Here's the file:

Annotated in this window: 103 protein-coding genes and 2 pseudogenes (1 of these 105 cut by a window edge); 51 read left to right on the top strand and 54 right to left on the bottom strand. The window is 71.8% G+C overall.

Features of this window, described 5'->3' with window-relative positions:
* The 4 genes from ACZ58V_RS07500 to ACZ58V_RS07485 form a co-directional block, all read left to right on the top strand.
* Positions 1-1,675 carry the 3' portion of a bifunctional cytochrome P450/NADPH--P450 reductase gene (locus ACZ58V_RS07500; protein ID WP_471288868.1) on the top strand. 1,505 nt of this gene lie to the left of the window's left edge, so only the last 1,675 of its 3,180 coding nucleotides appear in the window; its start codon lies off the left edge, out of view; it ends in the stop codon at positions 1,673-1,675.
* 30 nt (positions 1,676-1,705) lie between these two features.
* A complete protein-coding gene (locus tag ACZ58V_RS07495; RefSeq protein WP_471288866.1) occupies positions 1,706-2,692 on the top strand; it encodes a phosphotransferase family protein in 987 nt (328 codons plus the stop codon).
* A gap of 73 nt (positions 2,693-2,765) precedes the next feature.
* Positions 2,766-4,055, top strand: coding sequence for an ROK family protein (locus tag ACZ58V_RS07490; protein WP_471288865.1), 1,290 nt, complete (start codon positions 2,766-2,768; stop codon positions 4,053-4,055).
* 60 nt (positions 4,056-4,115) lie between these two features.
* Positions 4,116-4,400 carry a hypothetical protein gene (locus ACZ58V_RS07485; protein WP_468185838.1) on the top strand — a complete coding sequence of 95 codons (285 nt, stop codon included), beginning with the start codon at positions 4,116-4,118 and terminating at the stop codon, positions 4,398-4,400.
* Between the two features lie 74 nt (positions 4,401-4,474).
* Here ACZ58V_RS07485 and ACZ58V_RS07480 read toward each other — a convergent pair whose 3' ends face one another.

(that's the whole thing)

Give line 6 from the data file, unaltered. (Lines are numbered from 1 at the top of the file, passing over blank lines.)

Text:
* A complete protein-coding gene (locus tag ACZ58V_RS07495; RefSeq protein WP_471288866.1) occupies positions 1,706-2,692 on the top strand; it encodes a phosphotransferase family protein in 987 nt (328 codons plus the stop codon).